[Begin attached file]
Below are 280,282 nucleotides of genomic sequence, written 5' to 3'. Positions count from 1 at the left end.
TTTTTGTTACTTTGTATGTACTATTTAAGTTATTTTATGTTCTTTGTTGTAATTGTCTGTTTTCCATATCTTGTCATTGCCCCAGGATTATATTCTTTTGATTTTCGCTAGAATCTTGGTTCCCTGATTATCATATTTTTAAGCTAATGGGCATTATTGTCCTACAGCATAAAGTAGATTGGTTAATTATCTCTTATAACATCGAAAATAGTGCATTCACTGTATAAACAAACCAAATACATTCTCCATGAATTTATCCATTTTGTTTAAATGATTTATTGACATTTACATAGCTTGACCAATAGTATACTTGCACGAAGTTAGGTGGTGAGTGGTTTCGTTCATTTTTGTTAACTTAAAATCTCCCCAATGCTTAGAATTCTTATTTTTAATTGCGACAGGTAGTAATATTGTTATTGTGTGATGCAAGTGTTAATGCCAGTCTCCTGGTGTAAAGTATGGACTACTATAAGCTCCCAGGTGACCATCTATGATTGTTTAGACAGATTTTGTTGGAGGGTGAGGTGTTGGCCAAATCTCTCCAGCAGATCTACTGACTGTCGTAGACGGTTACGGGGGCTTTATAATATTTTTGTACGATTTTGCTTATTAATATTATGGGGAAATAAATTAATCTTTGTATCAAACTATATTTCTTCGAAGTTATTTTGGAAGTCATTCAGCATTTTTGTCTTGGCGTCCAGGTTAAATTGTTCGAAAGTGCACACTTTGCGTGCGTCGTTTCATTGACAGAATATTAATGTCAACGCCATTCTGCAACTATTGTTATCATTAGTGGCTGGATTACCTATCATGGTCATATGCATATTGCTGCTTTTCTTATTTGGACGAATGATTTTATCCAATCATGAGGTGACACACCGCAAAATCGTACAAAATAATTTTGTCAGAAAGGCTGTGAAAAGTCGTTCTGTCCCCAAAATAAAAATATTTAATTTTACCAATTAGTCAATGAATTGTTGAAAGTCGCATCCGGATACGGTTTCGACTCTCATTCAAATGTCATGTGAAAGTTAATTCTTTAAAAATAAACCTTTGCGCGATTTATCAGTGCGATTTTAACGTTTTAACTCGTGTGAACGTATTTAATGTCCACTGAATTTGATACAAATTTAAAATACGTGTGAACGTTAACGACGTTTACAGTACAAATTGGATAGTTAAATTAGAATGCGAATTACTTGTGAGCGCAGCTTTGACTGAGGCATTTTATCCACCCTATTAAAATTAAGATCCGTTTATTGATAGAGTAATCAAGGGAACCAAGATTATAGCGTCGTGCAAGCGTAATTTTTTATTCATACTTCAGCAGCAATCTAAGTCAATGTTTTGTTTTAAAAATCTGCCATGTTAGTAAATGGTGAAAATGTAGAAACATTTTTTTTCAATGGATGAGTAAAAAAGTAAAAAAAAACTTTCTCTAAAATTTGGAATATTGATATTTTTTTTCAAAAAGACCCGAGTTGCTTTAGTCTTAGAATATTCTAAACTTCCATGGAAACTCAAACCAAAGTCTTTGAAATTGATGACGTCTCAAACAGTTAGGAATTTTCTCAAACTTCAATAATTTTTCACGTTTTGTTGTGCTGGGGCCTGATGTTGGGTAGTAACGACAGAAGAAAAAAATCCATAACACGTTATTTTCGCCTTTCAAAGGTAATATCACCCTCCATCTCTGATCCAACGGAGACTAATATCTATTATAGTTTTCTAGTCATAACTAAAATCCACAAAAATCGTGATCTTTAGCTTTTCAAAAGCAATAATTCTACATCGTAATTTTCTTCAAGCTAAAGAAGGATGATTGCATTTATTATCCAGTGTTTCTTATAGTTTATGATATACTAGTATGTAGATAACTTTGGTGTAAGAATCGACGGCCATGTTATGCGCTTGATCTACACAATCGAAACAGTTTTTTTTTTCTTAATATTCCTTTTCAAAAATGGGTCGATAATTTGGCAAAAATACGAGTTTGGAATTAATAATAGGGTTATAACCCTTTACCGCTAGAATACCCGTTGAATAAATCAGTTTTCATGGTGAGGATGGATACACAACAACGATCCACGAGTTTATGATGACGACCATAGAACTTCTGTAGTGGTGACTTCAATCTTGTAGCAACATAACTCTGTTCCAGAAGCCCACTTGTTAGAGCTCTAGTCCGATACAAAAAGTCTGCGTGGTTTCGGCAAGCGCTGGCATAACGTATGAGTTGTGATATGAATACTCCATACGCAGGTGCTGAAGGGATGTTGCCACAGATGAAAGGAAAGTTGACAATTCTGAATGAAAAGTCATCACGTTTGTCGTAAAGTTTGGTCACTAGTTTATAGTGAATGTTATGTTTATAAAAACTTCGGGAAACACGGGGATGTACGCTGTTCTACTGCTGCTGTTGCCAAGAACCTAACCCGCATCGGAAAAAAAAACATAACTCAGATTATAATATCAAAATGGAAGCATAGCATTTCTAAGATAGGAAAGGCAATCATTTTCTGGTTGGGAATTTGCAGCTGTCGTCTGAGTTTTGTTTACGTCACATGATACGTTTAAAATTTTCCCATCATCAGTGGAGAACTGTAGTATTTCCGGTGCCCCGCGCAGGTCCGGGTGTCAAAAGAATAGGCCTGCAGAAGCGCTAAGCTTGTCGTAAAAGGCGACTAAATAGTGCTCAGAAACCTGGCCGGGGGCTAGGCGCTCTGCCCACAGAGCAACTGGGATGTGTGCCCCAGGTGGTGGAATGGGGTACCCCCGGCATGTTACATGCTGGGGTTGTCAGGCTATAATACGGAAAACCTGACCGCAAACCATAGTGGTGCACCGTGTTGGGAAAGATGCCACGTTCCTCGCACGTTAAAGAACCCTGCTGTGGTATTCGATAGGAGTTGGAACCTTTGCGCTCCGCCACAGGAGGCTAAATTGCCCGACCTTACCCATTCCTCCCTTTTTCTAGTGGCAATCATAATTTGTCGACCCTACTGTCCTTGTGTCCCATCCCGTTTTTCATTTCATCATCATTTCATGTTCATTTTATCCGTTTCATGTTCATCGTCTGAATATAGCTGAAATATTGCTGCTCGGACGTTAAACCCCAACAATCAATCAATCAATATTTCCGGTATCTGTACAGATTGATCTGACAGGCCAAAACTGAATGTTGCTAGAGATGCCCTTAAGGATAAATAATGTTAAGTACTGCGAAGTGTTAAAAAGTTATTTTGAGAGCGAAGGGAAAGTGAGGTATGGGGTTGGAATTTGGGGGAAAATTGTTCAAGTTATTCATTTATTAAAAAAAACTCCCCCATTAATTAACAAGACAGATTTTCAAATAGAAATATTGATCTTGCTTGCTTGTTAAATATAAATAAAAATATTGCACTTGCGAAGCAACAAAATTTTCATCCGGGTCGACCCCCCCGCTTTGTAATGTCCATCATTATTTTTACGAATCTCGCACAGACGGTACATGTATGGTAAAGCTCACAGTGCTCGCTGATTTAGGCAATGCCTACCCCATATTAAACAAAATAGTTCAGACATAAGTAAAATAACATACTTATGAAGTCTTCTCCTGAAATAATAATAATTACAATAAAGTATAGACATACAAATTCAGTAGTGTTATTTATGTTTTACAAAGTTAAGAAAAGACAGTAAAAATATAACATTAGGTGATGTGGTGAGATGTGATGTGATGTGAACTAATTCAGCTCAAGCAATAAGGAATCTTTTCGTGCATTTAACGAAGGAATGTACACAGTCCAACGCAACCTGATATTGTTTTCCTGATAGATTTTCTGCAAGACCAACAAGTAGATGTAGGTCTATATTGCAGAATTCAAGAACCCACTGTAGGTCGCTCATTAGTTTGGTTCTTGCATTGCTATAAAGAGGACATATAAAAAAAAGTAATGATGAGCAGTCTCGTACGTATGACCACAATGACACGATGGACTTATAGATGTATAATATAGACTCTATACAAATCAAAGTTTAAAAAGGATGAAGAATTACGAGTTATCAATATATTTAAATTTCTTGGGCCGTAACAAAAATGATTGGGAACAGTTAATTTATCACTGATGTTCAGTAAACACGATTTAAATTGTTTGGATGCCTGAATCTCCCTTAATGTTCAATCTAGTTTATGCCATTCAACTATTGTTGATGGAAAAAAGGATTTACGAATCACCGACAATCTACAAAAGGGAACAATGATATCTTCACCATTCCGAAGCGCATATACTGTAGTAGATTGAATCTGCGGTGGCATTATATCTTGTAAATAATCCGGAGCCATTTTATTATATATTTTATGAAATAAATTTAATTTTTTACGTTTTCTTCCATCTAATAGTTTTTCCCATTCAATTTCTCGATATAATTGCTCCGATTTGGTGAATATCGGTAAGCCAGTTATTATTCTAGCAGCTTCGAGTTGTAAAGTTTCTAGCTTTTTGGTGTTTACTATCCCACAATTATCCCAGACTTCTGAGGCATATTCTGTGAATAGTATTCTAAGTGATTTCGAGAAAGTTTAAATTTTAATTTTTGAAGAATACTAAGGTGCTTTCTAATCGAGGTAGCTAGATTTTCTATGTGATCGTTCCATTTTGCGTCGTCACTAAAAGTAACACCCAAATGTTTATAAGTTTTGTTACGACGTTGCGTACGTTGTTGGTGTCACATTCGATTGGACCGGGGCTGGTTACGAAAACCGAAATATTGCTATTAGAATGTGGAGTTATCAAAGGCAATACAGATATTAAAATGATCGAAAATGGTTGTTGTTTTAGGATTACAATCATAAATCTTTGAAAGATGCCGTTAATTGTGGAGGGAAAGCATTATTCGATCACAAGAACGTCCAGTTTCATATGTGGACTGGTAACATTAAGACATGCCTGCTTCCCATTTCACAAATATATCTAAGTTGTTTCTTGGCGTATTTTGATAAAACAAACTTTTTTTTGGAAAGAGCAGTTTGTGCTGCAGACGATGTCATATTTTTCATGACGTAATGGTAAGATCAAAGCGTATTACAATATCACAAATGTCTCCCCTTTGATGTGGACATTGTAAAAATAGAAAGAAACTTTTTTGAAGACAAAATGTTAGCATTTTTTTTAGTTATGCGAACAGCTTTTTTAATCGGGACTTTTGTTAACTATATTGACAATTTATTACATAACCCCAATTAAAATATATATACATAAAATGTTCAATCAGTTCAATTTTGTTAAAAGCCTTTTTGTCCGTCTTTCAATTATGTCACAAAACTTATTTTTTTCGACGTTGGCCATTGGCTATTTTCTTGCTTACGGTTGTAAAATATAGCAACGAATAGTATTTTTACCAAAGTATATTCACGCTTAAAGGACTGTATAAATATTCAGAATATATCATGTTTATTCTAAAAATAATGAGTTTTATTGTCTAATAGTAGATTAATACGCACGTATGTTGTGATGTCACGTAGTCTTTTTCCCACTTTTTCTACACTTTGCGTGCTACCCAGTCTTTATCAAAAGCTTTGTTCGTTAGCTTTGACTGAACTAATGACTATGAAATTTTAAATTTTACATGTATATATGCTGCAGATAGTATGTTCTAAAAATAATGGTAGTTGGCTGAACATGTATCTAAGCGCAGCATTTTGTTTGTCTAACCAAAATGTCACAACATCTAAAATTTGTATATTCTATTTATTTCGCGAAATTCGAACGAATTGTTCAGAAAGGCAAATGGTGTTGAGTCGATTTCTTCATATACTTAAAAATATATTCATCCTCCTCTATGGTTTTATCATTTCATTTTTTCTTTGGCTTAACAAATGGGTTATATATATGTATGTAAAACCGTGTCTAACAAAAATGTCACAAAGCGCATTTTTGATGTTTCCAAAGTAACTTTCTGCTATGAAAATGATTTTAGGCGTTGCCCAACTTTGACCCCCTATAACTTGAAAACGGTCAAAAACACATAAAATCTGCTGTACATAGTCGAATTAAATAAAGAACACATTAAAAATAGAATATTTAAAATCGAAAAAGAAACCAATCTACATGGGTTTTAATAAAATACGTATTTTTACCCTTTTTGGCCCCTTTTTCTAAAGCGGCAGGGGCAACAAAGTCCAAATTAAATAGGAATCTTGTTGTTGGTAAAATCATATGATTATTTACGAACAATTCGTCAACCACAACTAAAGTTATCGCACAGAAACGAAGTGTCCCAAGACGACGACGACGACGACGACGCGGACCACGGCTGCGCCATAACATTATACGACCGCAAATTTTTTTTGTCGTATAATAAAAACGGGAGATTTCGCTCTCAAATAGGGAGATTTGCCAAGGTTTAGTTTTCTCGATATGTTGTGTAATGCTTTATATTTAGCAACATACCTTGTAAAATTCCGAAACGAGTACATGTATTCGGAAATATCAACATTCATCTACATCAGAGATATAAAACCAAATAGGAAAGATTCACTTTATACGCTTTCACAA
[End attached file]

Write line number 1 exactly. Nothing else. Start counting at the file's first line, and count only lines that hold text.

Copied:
Below are 280,282 nucleotides of genomic sequence, written 5' to 3'. Positions count from 1 at the left end.